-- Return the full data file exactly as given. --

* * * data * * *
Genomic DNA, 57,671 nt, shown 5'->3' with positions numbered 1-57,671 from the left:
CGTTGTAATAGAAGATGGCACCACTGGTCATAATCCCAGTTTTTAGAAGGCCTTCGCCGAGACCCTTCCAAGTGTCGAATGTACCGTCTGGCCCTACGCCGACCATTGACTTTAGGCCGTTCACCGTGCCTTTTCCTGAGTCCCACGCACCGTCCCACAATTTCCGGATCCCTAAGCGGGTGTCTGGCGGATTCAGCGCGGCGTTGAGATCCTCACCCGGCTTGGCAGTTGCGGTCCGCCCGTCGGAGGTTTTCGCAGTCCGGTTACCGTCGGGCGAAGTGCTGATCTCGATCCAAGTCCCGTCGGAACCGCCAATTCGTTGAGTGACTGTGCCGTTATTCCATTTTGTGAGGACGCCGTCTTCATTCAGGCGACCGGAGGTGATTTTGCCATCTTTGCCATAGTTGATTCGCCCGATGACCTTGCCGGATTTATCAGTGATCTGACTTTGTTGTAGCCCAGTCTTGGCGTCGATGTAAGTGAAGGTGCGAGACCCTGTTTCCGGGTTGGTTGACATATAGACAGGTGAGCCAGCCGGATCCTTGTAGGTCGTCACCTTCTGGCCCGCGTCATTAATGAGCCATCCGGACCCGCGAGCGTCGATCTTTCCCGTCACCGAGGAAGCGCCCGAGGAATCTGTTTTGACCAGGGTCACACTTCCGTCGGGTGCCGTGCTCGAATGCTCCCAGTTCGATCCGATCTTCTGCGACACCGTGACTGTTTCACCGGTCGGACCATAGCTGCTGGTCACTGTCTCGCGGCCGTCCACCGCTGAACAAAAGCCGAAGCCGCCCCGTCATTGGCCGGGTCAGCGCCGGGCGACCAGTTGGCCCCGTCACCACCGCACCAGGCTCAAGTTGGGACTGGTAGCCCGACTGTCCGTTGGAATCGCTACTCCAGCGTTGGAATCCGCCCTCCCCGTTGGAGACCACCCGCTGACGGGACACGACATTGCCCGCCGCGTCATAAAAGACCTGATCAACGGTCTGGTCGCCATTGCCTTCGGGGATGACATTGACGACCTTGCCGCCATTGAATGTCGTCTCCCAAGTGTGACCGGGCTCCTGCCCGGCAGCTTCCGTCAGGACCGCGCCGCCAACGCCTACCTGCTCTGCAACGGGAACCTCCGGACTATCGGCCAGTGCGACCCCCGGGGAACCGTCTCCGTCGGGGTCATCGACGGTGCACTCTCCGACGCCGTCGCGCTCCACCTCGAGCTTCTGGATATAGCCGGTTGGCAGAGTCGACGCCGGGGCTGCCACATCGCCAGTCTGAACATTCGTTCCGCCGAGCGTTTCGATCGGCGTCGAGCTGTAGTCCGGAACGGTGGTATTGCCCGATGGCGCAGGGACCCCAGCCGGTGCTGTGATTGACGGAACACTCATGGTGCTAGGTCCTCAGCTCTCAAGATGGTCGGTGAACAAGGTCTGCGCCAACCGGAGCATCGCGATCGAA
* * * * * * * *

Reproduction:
Genomic DNA, 57,671 nt, shown 5'->3' with positions numbered 1-57,671 from the left:
CGTTGTAATAGAAGATGGCACCACTGGTCATAATCCCAGTTTTTAGAAGGCCTTCGCCGAGACCCTTCCAAGTGTCGAATGTACCGTCTGGCCCTACGCCGACCATTGACTTTAGGCCGTTCACCGTGCCTTTTCCTGAGTCCCACGCACCGTCCCACAATTTCCGGATCCCTAAGCGGGTGTCTGGCGGATTCAGCGCGGCGTTGAGATCCTCACCCGGCTTGGCAGTTGCGGTCCGCCCGTCGGAGGTTTTCGCAGTCCGGTTACCGTCGGGCGAAGTGCTGATCTCGATCCAAGTCCCGTCGGAACCGCCAATTCGTTGAGTGACTGTGCCGTTATTCCATTTTGTGAGGACGCCGTCTTCATTCAGGCGACCGGAGGTGATTTTGCCATCTTTGCCATAGTTGATTCGCCCGATGACCTTGCCGGATTTATCAGTGATCTGACTTTGTTGTAGCCCAGTCTTGGCGTCGATGTAAGTGAAGGTGCGAGACCCTGTTTCCGGGTTGGTTGACATATAGACAGGTGAGCCAGCCGGATCCTTGTAGGTCGTCACCTTCTGGCCCGCGTCATTAATGAGCCATCCGGACCCGCGAGCGTCGATCTTTCCCGTCACCGAGGAAGCGCCCGAGGAATCTGTTTTGACCAGGGTCACACTTCCGTCGGGTGCCGTGCTCGAATGCTCCCAGTTCGATCCGATCTTCTGCGACACCGTGACTGTTTCACCGGTCGGACCATAGCTGCTGGTCACTGTCTCGCGGCCGTCCACCGCTGAACAAAAGCCGAAGCCGCCCCGTCATTGGCCGGGTCAGCGCCGGGCGACCAGTTGGCCCCGTCACCACCGCACCAGGCTCAAGTTGGGACTGGTAGCCCGACTGTCCGTTGGAATCGCTACTCCAGCGTTGGAATCCGCCCTCCCCGTTGGAGACCACCCGCTGACGGGACACGACATTGCCCGCCGCGTCATAAAAGACCTGATCAACGGTCTGGTCGCCATTGCCTTCGGGGATGACATTGACGACCTTGCCGCCATTGAATGTCGTCTCCCAAGTGTGACCGGGCTCCTGCCCGGCAGCTTCCGTCAGGACCGCGCCGCCAACGCCTACCTGCTCTGCAACGGGAACCTCCGGACTATCGGCCAGTGCGACCCCCGGGGAACCGTCTCCGTCGGGGTCATCGACGGTGCACTCTCCGACGCCGTCGCGCTCCACCTCGAGCTTCTGGATATAGCCGGTTGGCAGAGTCGACGCCGGGGCTGCCACATCGCCAGTCTGAACATTCGTTCCGCCGAGCGTTTCGATCGGCGTCGAGCTGTAGTCCGGAACGGTGGTATTGCCCGATGGCGCAGGGACCCCAGCCGGTGCTGTGATTGACGGAACACTCATGGTGCTAGGTCCTCAGCTCTCAAGATGGTCGGTGAACAAGGTCTGCGCCAACCGGAGCATCGCGATCGAA